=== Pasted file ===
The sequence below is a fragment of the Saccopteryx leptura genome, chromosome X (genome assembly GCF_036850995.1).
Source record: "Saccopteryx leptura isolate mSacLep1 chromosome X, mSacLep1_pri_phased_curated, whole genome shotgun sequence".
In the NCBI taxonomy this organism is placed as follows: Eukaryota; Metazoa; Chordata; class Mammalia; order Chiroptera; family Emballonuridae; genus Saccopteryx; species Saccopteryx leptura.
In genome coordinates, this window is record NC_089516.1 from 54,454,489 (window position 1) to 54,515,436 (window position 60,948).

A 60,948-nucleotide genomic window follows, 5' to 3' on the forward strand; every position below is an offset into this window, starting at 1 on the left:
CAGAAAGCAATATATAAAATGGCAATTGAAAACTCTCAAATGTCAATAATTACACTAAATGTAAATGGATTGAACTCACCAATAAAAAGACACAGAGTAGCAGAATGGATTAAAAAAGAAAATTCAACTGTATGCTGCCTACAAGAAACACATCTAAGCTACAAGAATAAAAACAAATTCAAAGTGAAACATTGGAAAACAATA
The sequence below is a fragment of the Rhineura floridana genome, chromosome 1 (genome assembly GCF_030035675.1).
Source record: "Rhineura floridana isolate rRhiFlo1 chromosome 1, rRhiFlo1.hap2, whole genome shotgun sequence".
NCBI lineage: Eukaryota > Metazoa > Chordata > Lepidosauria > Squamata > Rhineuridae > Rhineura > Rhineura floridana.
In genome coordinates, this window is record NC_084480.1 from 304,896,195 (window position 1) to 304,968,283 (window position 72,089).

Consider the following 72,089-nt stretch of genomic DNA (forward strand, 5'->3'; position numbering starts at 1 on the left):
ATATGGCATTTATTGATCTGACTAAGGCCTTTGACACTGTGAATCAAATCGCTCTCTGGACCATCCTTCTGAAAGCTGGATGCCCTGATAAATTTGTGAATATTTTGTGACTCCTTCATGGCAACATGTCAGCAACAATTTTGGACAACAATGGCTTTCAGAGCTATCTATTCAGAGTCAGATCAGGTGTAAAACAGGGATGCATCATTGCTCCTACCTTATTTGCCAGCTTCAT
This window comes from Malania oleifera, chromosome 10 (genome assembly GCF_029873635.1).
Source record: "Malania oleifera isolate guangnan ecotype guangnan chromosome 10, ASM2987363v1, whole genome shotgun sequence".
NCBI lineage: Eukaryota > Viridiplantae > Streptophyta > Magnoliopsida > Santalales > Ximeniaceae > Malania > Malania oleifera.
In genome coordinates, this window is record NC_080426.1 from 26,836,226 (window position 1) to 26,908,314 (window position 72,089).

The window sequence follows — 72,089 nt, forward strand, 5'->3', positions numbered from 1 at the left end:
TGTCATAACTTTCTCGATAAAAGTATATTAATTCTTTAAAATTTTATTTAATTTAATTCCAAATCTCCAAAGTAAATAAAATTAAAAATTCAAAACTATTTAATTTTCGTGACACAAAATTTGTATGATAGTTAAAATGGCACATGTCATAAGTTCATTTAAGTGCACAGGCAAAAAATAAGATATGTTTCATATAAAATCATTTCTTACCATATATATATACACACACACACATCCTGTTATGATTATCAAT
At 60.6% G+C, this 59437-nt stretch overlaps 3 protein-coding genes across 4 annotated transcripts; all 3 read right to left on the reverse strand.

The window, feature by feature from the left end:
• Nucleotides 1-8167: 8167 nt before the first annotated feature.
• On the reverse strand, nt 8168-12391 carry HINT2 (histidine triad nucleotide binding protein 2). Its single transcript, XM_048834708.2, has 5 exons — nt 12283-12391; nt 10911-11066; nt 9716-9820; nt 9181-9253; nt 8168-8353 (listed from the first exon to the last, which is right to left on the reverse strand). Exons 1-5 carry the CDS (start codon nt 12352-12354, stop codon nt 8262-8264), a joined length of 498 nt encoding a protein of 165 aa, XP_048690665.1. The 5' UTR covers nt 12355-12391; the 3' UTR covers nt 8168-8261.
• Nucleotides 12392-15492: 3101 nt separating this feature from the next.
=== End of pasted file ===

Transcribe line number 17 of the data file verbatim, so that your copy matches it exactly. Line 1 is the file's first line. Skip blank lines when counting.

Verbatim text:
The window sequence follows — 72,089 nt, forward strand, 5'->3', positions numbered from 1 at the left end: